For my first trip to Africa, I was thrilled to be able to go on WT’s The Great Elephant Migration, and even better, to do so with my two teenage sons. Having worked closely with WT’s Africa team for years, I had heard countless stories of the excitement of going on game drives, and the indescribable beauty and energy of life pulsating in Africa, but I wasn’t sure how my two very active skateboarders would do on such a trip…it turned out to be the most incredible experience ever for all of us!
Besides the thrill of seeing amazing wildlife up close, enjoying a wide variety of activities, plus the wonderful hospitality of everyone we met along the way, we felt like it was all just for our group, as we only saw one other safari vehicle during the entire 11 days of the trip!
On our way to Camp Kuzuma in the Kuzuma Forest Reserve, Chobe District, we saw our very first elephant on the side of the road and we were beyond excited! By the end of the trip we had seen hundreds of elephants, and we still can’t believe how lucky we were to observe so many of these magnificent creatures.
In Kuzuma we not only saw many elephants (nothing like swimming with a herd of elephants behind you!), but we also saw giraffe, zebra, baboons, blue hartebeest, and countless birds. We also enjoyed the warm welcome, hospitality, and delicious locally grown food from the wonderful staff at Camp Kuzuma.
On the beautifully scenic and adventurous drive across the border to Zimbabwe, we saw hippo, wildebeest, baboon, roan, crocodile, plus plenty of bird life.
At our second lodge, the lovely Nehimba Lodge situated on the edge of the mopane woodlands in the northern part of Hwange, we learned about the ecosystem on walks with our extraordinarily knowledgeable trip leader Mark “Butch” Butcher.
We enjoyed sundowners with elephants, plus many game drives—one which allowed us a close-up view of the lioness the guides nicknamed “horse” because of her giant stature (they call her cubs “ponies”).
After a short bush flight (my sons loved this and got to sit in the cockpit with the pilot!), we arrived at Jozibanini, our most remote camp, located amid ancient windblown fossil sand dunes separated by shallow valleys. We slept in cozy, comfortable beds outside under the stars, and ate delicious meals cooked over a campfire in the evenings, while the days were full of excitement. We road mountain bikes and had lunch with elephants, and got to experience the “toe nail” view of several large elephant herds. We observed their fascinating behavior and interactions from inside the special blind constructed right next to camp, made out of a shipping container sunk into the ground, complete with cushion seats and a bathroom.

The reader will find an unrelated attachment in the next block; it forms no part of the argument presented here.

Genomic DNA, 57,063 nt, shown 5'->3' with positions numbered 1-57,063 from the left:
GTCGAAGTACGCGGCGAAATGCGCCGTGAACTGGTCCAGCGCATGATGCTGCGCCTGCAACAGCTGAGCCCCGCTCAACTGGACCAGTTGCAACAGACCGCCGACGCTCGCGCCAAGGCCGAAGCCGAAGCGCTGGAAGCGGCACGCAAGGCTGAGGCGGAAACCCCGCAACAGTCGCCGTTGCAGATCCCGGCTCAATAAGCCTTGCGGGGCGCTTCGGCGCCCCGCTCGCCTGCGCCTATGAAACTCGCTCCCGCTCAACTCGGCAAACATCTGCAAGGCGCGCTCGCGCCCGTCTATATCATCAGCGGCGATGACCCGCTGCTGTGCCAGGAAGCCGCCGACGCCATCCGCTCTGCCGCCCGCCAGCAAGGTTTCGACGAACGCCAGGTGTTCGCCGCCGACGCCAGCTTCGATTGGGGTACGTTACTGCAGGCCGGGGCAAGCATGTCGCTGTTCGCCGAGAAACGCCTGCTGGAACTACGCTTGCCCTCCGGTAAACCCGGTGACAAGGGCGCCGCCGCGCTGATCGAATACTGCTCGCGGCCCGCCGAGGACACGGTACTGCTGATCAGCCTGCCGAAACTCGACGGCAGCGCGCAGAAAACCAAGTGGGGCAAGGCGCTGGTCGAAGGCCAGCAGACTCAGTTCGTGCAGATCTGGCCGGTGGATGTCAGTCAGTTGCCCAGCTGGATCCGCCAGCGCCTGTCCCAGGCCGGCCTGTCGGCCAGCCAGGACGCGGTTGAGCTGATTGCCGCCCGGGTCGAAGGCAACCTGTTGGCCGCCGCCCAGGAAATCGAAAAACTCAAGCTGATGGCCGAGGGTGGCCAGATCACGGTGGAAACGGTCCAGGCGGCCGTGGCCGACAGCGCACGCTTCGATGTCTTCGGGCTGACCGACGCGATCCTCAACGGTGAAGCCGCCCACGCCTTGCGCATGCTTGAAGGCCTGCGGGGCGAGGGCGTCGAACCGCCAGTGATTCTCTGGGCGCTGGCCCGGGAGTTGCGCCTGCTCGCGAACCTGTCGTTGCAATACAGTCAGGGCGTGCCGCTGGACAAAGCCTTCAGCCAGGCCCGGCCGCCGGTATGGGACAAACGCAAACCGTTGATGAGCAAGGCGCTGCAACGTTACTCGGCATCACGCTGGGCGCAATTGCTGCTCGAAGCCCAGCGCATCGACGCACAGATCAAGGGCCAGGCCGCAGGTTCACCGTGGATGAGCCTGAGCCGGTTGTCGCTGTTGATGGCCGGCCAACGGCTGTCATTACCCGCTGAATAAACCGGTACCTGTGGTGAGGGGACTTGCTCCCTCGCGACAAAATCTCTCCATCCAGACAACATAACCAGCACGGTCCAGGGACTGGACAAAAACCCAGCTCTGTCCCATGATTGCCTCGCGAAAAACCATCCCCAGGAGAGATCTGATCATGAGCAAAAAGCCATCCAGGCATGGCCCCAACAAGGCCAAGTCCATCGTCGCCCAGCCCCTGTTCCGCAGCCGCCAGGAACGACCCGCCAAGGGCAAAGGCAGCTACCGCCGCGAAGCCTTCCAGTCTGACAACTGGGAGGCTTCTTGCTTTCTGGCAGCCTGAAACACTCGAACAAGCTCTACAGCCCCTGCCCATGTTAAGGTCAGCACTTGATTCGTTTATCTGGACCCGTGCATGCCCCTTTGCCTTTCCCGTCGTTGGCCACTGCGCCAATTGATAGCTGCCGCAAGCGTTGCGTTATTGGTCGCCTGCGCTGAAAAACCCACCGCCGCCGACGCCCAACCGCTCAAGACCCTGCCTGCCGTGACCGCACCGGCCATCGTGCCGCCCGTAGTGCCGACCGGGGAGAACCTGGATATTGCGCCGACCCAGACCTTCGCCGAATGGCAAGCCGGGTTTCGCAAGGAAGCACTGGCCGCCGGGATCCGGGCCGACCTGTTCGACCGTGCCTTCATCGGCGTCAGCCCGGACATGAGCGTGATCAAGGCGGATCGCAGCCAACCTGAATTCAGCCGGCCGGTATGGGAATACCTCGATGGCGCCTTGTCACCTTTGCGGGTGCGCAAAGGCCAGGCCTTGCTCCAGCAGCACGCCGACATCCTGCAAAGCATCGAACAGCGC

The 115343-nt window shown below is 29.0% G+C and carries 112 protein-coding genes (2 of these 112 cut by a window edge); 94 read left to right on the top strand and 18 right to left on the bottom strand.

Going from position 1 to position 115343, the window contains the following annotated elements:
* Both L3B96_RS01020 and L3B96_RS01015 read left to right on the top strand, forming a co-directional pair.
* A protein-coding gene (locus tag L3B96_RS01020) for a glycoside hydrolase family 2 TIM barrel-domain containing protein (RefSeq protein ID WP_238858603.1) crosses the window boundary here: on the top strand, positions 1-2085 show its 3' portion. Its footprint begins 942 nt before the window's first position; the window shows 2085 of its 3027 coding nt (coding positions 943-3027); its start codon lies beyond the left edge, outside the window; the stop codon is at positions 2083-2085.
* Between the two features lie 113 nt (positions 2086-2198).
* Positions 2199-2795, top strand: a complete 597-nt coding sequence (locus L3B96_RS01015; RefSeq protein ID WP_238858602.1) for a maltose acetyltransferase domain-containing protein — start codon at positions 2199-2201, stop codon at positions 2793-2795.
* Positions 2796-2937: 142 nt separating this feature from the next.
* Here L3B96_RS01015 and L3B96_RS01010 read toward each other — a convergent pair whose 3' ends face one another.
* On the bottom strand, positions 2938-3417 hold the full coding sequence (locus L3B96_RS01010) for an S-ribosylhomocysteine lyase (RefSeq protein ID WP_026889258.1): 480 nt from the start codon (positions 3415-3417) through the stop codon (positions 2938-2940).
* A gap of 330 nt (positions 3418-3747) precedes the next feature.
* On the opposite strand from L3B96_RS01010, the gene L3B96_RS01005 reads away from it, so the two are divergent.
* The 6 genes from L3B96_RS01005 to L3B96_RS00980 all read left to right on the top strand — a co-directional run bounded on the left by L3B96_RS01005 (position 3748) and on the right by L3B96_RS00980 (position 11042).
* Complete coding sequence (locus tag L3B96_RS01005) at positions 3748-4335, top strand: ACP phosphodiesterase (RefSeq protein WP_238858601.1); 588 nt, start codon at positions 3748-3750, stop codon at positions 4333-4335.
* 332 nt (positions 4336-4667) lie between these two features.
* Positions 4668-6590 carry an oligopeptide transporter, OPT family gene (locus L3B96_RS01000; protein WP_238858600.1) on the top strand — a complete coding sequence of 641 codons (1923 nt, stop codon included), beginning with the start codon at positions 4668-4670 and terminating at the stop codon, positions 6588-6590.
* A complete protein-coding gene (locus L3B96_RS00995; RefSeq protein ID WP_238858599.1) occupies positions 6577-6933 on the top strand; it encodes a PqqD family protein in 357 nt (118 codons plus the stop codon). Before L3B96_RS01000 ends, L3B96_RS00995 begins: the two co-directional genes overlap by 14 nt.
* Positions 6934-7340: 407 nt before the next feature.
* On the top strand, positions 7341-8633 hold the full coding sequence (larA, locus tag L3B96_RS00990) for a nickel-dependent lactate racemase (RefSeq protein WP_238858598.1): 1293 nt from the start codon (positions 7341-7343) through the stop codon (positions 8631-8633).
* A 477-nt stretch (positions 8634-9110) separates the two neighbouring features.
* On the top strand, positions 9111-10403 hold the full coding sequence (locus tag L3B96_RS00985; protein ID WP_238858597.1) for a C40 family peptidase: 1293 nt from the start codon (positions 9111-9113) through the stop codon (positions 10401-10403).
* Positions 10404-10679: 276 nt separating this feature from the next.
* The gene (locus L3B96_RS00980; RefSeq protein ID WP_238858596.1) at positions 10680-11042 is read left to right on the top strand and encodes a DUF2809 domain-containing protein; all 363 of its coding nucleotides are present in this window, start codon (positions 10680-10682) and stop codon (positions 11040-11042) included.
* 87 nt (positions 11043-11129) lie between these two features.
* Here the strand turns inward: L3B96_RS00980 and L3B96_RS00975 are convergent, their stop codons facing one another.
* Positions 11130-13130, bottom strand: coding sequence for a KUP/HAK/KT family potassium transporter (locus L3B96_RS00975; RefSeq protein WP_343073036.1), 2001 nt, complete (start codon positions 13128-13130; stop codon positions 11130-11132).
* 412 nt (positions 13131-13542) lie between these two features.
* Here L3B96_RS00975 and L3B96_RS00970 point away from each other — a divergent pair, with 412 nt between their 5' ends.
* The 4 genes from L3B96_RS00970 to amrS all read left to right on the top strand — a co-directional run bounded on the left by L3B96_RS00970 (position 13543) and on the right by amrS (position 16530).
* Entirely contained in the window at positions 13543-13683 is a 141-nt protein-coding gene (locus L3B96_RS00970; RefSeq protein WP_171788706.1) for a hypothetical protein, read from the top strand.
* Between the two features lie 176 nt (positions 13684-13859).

As everyone else was snapping photos while the elephants drank, milled about, and interacted with each other, I decided to do some sketching…drawing is such a wonderful way to really observe details, and being so close to the elephants I could notice such particulars as the shape and size of each individual’s ears, ankles, slope of the back and trunks, etc.
While we thought nothing could top that experience, we had the opportunity to visit St Joseph’s school on the border of Hwange National Park, which turned out to be one of our entire group’s favorite activities. We shared in the children’s infectious joy while playing soccer and frisbee, and while hearing them sing their favorite songs. We brought school and sports supplies donated by WT staff, as well as frisbees donated by the Bay Area Disc Association (WT supports this school, as well as Ngamo School farther north, through the school lunch program made possible by generous donations from WT travelers).
While we were all sad to leave our wonderful remote camp in the desert, our mood soon changed as we arrived by bush flight into Victora Falls. After a lovely walk viewing the famous cascade of water with its ever present rainbows, we drove to Zambezi Sands, located on the shores of the mighty Zambezi River inside Zambezi National Park. On the way, we came upon a pride of lions hanging out right next to the sandy road—what a sight!
We enjoyed the gorgeous lodge complete with outdoor showers and plunge pools (nothing like showering in the company of monkeys!), canoeing on the Zambezi followed by a riverside brunch, tracking lion on foot, and game drives.
In addition to lion, we saw hippo, crocodile, bushbuck, giraffe, zebra, ostrich, kudu, elephants (of course!), and my personal favorite: warthogs (they’re so funny when they run, with their tails sticking straight up!).
We never wanted to leave, but took consolation in the hope of returning one day to both Zimbabwe and Botswana!
—Text by WT staff Tana Hakanson, photos by Mateo Hakanson Monsalve and Mark Butcher, The Great Elephant Migration.